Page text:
It is unclear why CD26hi T cells are preferentially stimulated by anti-4C8, despite the intense expression of the 4C8 antigen on all CD3+ T cells. CD26 is a widely distributed cell surface glycoprotein of 110 kD with multiple functions (37, 38). On human T cells, its expression is preferentially restricted to the CD4+ memory subset and strongly upregulated following cell activation. Recent studies indicate that CD26 has dipeptidyl–peptidase IV activity, is not only a functional receptor for collagen but also a receptor for adenosine deaminase, and acts as a costimulatory molecule for T cell activation. More recently, the chemokine RANTES (regulated on activation, normal T cell expressed and secreted) has been shown to be a natural substrate for CD26 (39, 40). These findings suggest that CD26 plays an important role in immune system events such as T cell activation and migration. However, two different anti-CD26 mAbs failed to inhibit T cell transmigration (our unpublished data), suggesting that CD26 is not directly involved in the transmigration process. The avidity of LFA-1 for ICAM-1 is enhanced by a conformational change in the integrin upon activation (41). Similarly, the activation state of T cells as related to CD26 expression might regulate the affinity of the 4C8 antigen.
We have shown that PT pretreatment of T cells inhibited both anti-4C8–induced chemokinetic migration and postadhesive transmigration. Thus, both of these types of cell motility are mediated via PT-sensitive, G protein–coupled pathways. This is consistent with the idea that the 4C8 antigen is involved in the process of transmigration after adhesion of T cells. The result also raises the question of whether the 4C8 antigen belongs to the chemokine receptor family, because chemoattractant signaling is generally mediated by G proteins and inhibited by PT (26, 27). CC chemokines have been shown to attract a subset of CD26hi CD45RO+ T cells (42–44). More recently, it has been reported that transendothelial migration can be triggered by an agonistic mAb against the CC chemokine receptor 2 (CCR2) via a PT-sensitive signaling pathway (45). Therefore, the 4C8 antigen might be a receptor for these chemokines. However, the 4C8 appears to be different from chemokine receptors identified to date in the following ways: the molecular mass of the 4C8 antigen is 80 kD, whereas the molecular mass of a chemokine receptor was estimated to be ∼35 kD (45, 46); in contrast to the 4C8 antigen, chemokine receptor levels on T cells are generally much lower than those on neutrophils and eosinophils (43, 47); and the CCR2 expression is low on the CD26hi T cells and undetectable on other T cells. Moreover, a novel membrane-bound chemokine with a CX3C motif that was recently identified has potent adhesive and chemoattractant activity for unstimulated lymphocytes, particularly CD16+ NK cells (48, 49). The chemokine is induced on activated endothelial cells and thus presumed to regulate leukocyte trafficking. However, its receptor is expressed on only a small population (up to 14%) of CD3+ T cells (49). Thus, although chemokine receptors and the 4C8 antigen show functional similarities, they appear to be different molecules based on the differences described above. To our knowledge, the 4C8 antigen is a previously unknown molecule. Gene cloning and identification will define the structural nature of this molecule in the near future.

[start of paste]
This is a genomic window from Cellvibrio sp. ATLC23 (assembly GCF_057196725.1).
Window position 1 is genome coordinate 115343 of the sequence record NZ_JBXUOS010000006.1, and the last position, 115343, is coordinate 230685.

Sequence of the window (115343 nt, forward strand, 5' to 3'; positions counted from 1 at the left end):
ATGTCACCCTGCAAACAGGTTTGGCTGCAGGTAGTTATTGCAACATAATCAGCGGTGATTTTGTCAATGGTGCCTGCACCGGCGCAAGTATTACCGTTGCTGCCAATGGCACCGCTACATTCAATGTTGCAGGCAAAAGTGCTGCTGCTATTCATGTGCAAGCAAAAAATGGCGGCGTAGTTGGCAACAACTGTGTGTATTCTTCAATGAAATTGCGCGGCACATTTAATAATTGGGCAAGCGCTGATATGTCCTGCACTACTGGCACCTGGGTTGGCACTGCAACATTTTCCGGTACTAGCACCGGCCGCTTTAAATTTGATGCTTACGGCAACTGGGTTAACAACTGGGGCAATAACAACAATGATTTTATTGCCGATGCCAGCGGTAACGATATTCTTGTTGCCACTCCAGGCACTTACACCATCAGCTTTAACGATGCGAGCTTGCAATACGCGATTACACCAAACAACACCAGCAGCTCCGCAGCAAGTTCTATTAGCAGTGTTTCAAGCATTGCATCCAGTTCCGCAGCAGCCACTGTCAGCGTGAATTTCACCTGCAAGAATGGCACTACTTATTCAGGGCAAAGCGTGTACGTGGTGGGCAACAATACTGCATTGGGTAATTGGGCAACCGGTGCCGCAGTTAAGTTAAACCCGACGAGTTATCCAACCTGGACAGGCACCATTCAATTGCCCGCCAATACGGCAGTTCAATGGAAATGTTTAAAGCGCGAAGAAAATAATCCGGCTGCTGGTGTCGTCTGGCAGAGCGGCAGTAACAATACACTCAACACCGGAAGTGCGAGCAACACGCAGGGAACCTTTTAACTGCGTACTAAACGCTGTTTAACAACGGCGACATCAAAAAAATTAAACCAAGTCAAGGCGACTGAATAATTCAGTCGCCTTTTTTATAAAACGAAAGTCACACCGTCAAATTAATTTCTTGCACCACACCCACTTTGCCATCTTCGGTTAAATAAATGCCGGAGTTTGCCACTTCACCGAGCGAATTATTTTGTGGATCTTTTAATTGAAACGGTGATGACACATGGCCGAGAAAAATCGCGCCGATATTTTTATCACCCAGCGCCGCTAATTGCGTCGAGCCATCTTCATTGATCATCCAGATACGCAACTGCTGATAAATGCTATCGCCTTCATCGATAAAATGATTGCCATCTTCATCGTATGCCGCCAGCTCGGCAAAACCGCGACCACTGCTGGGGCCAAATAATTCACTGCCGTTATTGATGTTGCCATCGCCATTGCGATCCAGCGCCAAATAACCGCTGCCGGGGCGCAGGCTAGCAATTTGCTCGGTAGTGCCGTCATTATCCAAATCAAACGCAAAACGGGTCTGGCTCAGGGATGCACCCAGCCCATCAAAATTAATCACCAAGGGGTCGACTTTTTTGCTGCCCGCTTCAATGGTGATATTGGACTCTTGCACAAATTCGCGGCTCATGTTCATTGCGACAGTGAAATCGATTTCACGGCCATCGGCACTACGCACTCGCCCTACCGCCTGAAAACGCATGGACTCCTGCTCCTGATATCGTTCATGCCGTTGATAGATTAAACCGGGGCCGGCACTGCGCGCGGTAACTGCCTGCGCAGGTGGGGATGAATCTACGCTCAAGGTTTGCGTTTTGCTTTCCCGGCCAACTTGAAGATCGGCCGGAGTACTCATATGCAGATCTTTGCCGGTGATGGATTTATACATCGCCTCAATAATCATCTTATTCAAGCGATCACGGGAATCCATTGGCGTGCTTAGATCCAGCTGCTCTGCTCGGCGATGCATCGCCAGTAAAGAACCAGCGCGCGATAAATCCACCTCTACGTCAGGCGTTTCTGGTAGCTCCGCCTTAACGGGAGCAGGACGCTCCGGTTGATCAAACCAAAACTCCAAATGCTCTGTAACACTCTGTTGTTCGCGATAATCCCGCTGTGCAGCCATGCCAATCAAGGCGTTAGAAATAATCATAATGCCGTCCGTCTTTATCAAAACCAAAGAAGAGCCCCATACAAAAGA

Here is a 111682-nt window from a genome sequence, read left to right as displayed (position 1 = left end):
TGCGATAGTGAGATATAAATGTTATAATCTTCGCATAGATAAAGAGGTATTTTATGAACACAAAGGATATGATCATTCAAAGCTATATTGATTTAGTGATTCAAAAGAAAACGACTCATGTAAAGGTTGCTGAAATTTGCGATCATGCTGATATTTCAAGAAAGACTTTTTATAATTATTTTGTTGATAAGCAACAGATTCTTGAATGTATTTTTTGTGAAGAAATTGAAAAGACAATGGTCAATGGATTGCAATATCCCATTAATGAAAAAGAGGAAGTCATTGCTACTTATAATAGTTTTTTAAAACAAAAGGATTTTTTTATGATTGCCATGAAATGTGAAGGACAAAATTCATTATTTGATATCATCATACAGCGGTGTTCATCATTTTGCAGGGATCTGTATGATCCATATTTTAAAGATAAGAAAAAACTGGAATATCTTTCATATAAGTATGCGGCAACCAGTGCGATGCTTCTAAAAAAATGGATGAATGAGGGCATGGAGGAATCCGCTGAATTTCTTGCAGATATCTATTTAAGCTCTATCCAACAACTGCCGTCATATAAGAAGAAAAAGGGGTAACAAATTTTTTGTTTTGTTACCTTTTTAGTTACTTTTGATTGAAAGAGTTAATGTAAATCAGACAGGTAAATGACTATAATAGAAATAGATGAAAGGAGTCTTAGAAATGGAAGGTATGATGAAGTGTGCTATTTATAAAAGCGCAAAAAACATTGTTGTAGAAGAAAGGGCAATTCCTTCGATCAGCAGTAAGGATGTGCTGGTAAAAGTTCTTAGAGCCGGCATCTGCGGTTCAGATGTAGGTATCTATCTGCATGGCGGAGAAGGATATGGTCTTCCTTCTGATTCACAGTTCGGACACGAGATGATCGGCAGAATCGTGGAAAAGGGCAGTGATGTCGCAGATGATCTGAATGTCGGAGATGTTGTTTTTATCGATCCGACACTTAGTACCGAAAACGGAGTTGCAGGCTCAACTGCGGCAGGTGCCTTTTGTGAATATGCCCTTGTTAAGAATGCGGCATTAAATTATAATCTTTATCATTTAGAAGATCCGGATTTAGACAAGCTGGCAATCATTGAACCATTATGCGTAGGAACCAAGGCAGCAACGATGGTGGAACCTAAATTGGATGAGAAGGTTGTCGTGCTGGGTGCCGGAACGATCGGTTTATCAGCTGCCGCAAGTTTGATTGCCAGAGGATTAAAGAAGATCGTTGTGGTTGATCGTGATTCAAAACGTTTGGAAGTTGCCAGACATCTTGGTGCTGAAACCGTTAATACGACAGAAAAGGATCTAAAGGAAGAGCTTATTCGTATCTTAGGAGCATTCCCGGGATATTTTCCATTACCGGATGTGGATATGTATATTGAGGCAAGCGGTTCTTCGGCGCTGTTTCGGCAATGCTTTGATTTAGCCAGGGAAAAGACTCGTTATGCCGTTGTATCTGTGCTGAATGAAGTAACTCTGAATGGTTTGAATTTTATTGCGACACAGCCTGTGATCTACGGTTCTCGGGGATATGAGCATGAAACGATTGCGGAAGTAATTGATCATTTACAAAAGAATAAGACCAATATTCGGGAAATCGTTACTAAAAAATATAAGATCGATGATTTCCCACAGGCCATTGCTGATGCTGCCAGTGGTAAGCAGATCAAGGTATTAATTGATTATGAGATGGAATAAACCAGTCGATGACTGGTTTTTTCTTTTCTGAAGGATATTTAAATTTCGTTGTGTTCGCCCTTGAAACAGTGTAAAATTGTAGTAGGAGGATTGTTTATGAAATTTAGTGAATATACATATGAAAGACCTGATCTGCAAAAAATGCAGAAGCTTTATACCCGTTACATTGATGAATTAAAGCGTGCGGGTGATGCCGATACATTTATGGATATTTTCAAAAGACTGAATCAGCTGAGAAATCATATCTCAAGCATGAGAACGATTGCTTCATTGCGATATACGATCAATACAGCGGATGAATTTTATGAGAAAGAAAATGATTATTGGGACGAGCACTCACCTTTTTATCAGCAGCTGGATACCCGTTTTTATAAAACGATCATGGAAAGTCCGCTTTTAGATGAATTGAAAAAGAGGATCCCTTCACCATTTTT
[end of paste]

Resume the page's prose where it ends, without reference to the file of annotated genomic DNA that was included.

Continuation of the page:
Finally, we propose herein a hypothesis that the interaction via the 4C8 antigen between a T cell and a HUVEC transduces a signal to stimulate crawling locomotion of CD26hi cells with profound changes in cell morphology and cytoskeletal assembly, resulting in preferential migration of this T cell subset.
We thank Dr. M. Miyasaka (Osaka University, Osaka, Japan) for helpful comments on the manuscript, Dr. Y. Terano and Mr. A. Shimada (Gifu Research Laboratory, Immunology Division, JBC Inc., Gifu, Japan) for preparing Fab fragments of anti-4C8 mAb, and Ms. Mamiko Semba for her technical assistance.
This work was supported by grants from the Japanese Ministry of Education and Ministry of Welfare.
Abbreviations used in this paper
Address correspondence to J. Masuyama, Division of Rheumatology and Clinical Immunology, Jichi Medical School, Yakushiji, Minamikawachi-machi 329-04, Japan. Phone: 81-285-44-2111, Ext. 3463; Fax: 81-285-44-2779; E-mail: email@example.com